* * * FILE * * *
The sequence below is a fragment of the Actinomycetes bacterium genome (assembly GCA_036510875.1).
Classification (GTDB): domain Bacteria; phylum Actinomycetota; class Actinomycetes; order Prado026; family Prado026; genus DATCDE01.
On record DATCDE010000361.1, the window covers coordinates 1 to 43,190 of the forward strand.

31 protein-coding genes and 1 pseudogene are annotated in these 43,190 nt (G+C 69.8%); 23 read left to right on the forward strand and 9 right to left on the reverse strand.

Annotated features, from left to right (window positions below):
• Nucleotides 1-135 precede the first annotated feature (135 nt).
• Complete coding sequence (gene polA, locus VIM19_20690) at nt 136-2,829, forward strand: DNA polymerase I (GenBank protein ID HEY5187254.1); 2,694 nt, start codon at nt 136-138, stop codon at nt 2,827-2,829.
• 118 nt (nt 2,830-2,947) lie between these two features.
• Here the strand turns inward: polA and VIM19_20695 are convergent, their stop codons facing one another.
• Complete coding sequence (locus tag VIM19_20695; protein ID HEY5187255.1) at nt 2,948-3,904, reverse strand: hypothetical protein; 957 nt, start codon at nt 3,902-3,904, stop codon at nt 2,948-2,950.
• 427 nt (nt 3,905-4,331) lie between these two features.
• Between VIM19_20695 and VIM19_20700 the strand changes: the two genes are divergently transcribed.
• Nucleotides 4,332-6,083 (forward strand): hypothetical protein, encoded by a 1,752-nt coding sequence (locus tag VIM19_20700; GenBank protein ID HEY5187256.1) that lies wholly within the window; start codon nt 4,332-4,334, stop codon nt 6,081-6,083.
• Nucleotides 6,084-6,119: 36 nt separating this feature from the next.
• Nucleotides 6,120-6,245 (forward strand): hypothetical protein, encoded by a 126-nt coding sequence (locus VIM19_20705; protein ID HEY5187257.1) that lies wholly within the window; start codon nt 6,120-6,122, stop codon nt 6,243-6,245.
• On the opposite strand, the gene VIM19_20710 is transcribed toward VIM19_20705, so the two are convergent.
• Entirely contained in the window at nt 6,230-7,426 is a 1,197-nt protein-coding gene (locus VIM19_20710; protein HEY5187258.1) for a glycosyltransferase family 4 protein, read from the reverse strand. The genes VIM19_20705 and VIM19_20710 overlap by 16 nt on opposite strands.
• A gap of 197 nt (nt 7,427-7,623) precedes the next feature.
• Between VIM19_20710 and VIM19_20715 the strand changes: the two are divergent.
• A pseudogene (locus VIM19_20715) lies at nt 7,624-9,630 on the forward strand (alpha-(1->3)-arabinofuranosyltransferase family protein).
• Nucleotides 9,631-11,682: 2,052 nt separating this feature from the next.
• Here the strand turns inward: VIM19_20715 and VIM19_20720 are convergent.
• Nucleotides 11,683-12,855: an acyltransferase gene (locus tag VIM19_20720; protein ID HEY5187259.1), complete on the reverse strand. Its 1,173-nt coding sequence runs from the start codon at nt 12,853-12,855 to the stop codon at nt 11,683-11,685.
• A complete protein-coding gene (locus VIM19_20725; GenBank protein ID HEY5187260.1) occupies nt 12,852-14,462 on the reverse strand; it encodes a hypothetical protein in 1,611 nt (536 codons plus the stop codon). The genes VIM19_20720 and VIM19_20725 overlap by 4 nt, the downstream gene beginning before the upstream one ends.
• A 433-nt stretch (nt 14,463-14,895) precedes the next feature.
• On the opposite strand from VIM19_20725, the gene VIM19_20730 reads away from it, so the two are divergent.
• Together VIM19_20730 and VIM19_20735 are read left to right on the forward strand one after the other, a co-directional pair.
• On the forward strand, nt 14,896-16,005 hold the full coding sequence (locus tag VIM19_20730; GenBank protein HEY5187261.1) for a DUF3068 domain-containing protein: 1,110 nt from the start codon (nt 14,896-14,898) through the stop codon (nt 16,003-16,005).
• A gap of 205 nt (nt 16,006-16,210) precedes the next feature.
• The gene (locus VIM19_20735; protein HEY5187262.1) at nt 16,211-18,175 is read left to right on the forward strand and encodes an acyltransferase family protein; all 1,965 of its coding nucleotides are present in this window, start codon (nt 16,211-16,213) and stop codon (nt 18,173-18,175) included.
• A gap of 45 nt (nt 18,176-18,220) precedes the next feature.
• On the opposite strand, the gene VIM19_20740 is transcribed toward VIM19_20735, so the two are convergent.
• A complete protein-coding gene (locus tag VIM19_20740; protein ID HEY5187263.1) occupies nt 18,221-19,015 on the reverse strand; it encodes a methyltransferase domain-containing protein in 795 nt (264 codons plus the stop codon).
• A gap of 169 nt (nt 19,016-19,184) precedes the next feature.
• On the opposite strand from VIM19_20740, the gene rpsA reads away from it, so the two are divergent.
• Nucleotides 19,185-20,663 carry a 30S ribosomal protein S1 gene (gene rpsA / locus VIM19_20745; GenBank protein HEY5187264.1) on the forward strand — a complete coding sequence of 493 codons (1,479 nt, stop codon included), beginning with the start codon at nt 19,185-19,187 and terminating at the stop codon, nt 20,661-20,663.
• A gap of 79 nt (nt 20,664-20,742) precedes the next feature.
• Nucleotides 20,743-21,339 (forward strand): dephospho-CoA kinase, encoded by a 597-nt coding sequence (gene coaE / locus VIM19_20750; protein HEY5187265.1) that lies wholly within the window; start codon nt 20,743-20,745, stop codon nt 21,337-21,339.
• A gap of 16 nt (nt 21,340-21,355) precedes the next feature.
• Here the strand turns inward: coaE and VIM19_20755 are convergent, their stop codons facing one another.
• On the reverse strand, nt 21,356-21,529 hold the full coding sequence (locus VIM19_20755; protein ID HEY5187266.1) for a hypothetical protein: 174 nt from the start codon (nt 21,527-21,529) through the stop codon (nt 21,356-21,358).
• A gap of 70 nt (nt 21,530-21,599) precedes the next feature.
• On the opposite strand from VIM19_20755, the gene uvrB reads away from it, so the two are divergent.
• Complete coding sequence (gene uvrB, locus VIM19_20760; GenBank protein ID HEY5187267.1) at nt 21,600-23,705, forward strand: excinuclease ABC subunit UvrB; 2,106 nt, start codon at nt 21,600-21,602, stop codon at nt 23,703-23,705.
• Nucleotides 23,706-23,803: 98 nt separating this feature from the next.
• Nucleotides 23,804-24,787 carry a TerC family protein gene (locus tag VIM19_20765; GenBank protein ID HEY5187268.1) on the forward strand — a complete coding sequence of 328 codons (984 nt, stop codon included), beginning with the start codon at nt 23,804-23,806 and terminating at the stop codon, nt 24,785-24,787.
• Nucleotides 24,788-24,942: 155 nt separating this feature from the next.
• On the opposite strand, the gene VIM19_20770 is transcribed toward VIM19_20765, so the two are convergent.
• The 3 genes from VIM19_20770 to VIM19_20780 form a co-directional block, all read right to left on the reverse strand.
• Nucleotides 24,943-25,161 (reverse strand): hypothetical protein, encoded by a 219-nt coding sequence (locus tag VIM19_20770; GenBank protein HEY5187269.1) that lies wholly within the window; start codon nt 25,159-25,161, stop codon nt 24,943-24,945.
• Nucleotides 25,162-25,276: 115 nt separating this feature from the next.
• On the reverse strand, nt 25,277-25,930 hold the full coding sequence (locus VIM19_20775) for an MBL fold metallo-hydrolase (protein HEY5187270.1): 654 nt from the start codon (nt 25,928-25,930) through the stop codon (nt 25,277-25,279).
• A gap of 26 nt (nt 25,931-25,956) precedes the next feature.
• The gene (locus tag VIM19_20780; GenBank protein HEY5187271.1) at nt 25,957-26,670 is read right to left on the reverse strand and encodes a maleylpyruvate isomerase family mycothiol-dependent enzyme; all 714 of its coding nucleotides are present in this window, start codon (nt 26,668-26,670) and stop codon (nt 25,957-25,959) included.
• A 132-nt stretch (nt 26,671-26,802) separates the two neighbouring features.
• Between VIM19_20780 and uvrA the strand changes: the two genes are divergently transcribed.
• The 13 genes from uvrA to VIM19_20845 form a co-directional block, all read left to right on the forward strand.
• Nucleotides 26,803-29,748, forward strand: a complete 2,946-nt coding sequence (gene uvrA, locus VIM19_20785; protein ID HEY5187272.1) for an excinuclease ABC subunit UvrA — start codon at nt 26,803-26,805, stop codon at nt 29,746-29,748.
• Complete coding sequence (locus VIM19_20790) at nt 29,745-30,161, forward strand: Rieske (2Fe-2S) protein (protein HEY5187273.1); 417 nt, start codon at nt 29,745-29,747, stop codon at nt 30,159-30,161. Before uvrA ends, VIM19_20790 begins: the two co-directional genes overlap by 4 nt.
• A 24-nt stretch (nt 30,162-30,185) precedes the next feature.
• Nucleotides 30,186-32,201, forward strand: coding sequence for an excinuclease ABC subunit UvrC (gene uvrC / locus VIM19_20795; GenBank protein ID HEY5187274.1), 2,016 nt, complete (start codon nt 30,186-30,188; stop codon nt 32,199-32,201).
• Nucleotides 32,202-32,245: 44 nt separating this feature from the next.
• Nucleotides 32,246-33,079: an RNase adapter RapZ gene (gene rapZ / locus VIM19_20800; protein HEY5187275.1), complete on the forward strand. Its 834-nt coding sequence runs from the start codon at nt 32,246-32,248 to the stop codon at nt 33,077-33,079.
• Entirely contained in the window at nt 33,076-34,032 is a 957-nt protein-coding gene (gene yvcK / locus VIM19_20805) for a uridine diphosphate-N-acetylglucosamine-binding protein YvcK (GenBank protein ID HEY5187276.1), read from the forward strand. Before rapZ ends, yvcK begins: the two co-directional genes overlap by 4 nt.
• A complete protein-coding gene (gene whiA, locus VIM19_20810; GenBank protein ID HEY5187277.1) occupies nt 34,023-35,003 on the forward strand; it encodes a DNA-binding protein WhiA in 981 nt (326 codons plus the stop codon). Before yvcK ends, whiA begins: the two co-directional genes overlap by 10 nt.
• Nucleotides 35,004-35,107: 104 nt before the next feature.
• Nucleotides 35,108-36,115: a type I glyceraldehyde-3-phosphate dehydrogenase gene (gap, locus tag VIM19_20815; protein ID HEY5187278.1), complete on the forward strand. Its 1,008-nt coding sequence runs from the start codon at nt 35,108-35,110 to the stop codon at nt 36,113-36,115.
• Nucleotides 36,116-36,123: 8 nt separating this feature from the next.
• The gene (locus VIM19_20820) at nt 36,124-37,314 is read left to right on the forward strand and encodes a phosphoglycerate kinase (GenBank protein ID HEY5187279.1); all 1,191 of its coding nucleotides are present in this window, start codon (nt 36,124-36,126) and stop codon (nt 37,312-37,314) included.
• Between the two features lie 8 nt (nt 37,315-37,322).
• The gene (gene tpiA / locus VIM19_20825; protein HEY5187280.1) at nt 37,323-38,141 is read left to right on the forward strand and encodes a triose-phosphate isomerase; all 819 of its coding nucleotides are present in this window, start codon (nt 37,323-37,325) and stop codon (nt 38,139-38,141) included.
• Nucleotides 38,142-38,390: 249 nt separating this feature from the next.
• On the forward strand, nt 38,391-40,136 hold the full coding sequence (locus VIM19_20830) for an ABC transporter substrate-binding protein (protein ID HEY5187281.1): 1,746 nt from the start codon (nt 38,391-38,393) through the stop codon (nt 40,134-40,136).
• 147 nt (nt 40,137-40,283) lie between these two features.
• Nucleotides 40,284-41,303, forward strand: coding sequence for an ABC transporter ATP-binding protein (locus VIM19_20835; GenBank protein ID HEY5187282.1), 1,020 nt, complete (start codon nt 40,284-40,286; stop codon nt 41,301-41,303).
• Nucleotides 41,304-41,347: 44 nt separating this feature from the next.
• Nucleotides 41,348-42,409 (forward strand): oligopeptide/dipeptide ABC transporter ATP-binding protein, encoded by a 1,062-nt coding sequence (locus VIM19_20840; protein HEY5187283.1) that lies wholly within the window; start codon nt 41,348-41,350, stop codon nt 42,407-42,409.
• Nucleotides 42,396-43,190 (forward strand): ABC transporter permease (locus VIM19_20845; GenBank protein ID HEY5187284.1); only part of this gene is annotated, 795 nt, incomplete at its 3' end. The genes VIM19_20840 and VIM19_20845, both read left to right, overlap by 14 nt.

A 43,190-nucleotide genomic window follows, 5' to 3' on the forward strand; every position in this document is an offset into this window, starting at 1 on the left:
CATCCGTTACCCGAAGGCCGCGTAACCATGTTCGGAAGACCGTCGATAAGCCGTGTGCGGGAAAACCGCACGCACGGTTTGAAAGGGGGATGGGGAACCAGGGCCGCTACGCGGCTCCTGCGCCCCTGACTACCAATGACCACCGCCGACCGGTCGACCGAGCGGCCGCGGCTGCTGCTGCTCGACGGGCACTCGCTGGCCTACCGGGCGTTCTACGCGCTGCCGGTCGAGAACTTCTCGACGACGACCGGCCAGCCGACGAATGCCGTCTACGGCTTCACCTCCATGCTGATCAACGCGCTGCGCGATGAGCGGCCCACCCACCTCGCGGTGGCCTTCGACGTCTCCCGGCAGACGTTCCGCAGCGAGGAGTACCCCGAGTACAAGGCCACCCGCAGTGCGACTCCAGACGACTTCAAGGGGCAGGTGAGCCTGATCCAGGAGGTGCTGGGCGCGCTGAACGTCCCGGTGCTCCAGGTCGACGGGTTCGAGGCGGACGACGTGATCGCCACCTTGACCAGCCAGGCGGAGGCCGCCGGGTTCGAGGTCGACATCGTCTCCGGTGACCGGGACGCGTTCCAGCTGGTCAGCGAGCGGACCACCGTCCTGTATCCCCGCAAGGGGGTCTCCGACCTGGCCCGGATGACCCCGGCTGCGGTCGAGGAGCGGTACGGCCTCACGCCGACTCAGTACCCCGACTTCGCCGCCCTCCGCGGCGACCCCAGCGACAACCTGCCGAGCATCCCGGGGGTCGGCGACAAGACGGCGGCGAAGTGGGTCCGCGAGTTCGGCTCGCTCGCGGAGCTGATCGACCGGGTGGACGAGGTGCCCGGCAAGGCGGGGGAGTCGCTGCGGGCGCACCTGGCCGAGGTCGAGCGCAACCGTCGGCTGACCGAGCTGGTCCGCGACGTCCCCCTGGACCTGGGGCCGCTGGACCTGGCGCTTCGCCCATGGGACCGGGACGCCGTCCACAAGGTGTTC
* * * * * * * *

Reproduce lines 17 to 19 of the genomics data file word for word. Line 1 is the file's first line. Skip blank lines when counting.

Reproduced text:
• Entirely contained in the window at nt 6,230-7,426 is a 1,197-nt protein-coding gene (locus VIM19_20710; protein HEY5187258.1) for a glycosyltransferase family 4 protein, read from the reverse strand. The genes VIM19_20705 and VIM19_20710 overlap by 16 nt on opposite strands.
• A gap of 197 nt (nt 7,427-7,623) precedes the next feature.
• Between VIM19_20710 and VIM19_20715 the strand changes: the two are divergent.